Ten Things You Should Know About Clinical Trials

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1.  Clinical trials are the most reliable and best way to learn if a new treatment works, or whether one treatment works better than another.  Clinical trials provide the evidence doctors need to improve the care of cancer patients.

2.  Clinical trials are sometimes seen as a last resort for people who have no other treatment options. This is not true today, as there are many types of trials.  Talking to your doctor about clinical trials opportunities early in treatment may increase the likelihood that you will be eligible for clinical trials.

3.  Signing a consent form does not mean you must stay in a study.  In fact, you can leave at any time.  If you choose to leave the study, you will have the chance to discuss other treatments and care with your own doctor or a doctor from the study.

4.  Placebos (also called “sugar pills”) are rarely used in cancer clinical trials and are never used in place of treatment.  Patients in cancer clinical trials receive either the standard of care, (best treatment available for their specific cancer) or receive the new treatment being investigated.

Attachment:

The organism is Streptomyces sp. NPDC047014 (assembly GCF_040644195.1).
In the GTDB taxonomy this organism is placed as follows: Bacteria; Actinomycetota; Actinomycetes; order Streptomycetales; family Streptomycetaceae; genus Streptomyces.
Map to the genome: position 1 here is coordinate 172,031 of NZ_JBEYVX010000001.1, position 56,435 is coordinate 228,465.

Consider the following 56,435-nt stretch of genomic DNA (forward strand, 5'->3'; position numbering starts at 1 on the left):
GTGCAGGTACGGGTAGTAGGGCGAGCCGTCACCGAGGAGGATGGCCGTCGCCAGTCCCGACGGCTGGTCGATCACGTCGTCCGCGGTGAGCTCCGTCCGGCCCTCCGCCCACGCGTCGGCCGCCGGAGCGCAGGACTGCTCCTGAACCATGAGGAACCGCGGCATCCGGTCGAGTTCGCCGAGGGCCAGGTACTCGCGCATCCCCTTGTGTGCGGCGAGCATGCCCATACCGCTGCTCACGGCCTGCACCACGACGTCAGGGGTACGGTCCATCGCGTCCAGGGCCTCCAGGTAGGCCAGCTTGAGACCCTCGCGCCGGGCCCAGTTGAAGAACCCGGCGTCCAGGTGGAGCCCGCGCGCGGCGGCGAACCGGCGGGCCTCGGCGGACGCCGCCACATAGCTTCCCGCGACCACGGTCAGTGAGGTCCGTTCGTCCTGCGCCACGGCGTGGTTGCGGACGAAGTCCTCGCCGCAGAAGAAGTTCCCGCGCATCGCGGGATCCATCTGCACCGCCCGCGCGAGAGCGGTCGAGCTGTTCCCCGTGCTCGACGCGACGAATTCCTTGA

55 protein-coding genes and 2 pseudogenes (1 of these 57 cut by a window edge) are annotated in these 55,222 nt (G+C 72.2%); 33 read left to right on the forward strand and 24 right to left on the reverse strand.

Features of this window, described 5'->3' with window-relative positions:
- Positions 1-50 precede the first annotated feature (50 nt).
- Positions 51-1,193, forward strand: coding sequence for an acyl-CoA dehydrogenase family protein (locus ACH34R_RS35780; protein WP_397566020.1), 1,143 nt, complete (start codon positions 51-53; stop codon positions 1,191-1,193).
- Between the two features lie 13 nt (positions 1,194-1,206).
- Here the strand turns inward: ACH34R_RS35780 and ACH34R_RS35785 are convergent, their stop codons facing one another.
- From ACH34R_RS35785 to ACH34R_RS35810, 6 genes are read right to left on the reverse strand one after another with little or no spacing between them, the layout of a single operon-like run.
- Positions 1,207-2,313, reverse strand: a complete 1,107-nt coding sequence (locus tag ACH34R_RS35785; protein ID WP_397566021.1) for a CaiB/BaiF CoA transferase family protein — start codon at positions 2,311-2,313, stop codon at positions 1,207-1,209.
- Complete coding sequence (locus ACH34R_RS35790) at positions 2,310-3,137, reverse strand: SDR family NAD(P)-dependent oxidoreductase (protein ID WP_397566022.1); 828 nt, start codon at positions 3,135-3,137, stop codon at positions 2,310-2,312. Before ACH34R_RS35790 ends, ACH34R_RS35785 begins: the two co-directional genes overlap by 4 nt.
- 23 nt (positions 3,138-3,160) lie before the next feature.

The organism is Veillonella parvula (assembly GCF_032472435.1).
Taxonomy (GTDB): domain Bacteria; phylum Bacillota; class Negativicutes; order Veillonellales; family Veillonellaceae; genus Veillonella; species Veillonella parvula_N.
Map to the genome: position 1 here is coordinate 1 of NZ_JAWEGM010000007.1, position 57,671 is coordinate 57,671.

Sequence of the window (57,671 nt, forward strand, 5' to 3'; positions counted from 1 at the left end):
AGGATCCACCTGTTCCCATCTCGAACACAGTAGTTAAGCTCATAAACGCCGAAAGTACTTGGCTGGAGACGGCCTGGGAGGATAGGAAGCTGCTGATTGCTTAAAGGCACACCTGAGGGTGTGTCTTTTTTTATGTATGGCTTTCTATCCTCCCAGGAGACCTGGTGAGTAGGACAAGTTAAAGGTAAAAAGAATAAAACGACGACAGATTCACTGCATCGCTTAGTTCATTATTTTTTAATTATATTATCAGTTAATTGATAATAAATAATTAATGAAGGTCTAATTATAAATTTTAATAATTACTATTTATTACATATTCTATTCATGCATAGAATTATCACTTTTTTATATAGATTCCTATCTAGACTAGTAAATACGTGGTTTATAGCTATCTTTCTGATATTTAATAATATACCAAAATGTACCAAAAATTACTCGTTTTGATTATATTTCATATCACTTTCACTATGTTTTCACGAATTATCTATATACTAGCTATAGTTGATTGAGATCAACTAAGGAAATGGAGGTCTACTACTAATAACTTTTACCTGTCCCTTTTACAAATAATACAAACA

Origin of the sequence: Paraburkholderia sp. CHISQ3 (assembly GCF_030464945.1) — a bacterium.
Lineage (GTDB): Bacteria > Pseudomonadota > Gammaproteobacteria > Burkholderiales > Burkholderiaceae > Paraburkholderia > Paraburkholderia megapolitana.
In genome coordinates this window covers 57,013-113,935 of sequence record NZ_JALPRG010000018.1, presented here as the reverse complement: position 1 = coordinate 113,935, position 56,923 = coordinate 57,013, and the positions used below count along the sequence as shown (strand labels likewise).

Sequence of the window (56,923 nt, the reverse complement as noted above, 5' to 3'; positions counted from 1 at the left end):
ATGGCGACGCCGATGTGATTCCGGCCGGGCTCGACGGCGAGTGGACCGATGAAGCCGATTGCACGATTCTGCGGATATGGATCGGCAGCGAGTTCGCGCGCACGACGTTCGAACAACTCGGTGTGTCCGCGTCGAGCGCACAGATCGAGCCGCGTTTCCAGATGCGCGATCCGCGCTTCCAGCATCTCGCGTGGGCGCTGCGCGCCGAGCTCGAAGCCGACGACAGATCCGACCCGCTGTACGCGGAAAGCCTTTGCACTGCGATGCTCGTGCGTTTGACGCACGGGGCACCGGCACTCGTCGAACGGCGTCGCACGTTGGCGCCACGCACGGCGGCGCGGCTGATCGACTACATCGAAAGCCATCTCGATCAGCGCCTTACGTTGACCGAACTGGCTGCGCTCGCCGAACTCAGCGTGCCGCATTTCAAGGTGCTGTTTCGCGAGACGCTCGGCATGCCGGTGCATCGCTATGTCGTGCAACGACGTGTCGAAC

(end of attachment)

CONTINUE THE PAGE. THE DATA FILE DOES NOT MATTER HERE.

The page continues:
5.  Many treatment trials are designed to compare a new treatment with the standard of care, which is the best treatment currently available based on past research.  When comparing new and standard treatment, patients are randomized to one group or another.

6.  Patients can benefit from clinical trials.  In treatment trials, for example, participants are followed closely and will be among the first to benefit if a new approach is proven to work.

7.  You must also consider possible risks. New treatments under study are not always better than, or even as good as, standard care. Through a process called informed consent you will learn about a study’s treatments and tests, and their possible benefits and risks, before deciding whether or not to participate.

8.  You will never be placed on a clinical trial without your knowledge or permission.  All qualified patients involved in clinical trials sign consent forms before the study begins.

9.  Eligibility for participating in a clinical trial is determined by the study’s inclusion and exclusion criteria.  These criteria identify required characteristics for all the participants on a specific study such as: age, gender, type and stage of cancer. This helps researchers achieve accurate and meaningful results.

10. Participation does not waive co-pay cost. You may need to cover the cost of medications necessary to manage side effects of the clinical trial drug (such as treating nausea).   It is important to understand all financial costs involved in clinical trial participation.


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